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Neurosci Lett. 2009 May 29;456(1):20-4. doi: 10.1016/j.neulet.2009.03.079. Epub 2009 Mar 28.

Chronic brain inflammation impairs two forms of long-term potentiation in the rat hippocampal CA1 area.

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Department of Physiology and Biophysics, Eulji University School of Medicine, Daejeon 301-832, South Korea.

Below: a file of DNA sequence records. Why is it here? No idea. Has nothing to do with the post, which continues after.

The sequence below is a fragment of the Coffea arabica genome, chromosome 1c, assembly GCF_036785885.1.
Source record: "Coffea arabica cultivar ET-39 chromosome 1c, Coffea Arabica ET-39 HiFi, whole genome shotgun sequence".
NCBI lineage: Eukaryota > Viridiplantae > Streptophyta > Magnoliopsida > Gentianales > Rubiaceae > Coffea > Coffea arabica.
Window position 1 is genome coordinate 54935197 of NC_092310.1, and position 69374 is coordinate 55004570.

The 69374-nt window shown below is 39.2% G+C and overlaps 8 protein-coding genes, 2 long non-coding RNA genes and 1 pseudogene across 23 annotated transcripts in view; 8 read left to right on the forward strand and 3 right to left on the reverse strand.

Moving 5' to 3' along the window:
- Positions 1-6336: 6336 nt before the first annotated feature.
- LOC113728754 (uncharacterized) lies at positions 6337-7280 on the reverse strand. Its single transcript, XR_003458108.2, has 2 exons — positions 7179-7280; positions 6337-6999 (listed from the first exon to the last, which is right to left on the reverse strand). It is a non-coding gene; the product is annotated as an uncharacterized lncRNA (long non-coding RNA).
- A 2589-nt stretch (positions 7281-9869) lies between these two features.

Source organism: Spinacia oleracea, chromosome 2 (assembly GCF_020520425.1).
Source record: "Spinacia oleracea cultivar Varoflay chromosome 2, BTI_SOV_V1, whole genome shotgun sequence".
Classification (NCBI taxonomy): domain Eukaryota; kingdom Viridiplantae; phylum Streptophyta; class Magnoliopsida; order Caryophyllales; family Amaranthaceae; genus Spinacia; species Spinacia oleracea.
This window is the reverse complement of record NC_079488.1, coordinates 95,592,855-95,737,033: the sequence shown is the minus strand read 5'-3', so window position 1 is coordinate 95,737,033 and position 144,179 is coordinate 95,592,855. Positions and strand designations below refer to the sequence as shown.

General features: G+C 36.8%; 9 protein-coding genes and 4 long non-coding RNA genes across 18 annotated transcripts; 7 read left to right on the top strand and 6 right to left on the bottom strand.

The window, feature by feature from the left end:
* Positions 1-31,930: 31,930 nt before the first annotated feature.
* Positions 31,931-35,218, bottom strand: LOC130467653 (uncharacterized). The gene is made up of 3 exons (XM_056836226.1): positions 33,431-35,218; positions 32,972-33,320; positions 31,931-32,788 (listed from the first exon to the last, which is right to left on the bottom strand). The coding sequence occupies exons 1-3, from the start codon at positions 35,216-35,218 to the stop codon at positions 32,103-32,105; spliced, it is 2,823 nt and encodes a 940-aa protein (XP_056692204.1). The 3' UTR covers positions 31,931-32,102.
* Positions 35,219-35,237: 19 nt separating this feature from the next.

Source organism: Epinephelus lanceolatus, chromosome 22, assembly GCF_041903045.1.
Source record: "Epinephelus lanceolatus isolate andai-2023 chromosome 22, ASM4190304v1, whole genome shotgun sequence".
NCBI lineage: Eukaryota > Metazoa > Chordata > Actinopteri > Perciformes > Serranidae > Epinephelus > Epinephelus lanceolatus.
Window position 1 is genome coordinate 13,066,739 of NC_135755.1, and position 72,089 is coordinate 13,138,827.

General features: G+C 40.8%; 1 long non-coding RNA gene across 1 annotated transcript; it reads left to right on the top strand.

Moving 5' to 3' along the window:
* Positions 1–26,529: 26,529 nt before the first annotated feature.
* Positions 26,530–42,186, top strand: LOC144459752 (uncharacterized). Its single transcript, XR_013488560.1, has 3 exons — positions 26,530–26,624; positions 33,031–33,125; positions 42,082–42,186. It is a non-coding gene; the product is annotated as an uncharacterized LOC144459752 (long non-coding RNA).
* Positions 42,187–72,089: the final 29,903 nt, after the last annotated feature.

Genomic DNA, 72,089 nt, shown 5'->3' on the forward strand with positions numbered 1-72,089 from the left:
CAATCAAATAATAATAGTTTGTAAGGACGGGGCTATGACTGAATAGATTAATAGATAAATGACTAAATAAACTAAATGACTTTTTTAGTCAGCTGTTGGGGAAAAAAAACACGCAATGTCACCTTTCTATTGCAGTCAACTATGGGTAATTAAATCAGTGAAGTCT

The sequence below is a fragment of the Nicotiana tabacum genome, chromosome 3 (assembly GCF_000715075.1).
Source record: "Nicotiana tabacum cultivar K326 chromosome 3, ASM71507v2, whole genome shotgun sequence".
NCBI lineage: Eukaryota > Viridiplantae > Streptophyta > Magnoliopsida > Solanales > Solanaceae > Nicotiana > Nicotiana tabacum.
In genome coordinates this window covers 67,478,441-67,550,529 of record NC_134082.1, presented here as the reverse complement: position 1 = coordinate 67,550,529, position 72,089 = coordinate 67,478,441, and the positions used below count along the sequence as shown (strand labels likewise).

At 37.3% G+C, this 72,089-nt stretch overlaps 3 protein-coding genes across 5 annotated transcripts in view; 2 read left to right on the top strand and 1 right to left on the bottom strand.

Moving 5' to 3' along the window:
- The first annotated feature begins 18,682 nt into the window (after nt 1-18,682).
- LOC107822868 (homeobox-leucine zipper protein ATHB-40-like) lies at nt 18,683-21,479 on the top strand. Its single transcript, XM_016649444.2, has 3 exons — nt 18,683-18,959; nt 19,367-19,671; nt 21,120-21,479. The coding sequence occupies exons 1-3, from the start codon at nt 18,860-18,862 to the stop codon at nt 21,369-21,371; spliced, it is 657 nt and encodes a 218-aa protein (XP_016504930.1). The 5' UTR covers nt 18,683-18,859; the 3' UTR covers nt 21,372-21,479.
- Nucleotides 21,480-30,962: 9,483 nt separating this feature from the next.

Neuroinflammation plays an important role in the progression of Alzheimer's disease (AD) and is characterized by the presence of activated microglia. We investigated whether chronic neuroinflammation affects the induction of N-methyl-d-aspartate receptor (NMDAR)-dependent long-term potentiation (LTP) and NMDAR-independent LTP which is expressed by voltage-dependent calcium channel (VDCC). Chronic neuroinflammation was induced by administration of lipopolysaccharide (LPS) (28 days, 0.35 microg/h) to the fourth ventricle. The Morris water maze test was conducted to measure the memory impairment and then excitatory postsynaptic potentials were recorded extracelluarly from stratum radiatum in the rat hippocampal CA1 area to examine the changes in synaptic plasticity induced by LPS infusion. Chronic administration of LPS induced remarkable memory impairment. The field recording experiments revealed that the induction of both NMDAR-dependent LTP and NMDAR-independent LTP were impaired in the hippocampal Schaffer collateral-CA1 synapse in animals chronically infused with LPS. The present results show that chronic neuroinflammation can lead to the impaired spatial memory and attenuation of VDCC-dependent LTP as well as NMDAR-dependent LTP. The attenuation of synaptic plasticity may be caused by the impairment of both NMDAR and L-type Ca2+ via elevated levels of inflammatory proteins, which may underlie aspects of dementia.

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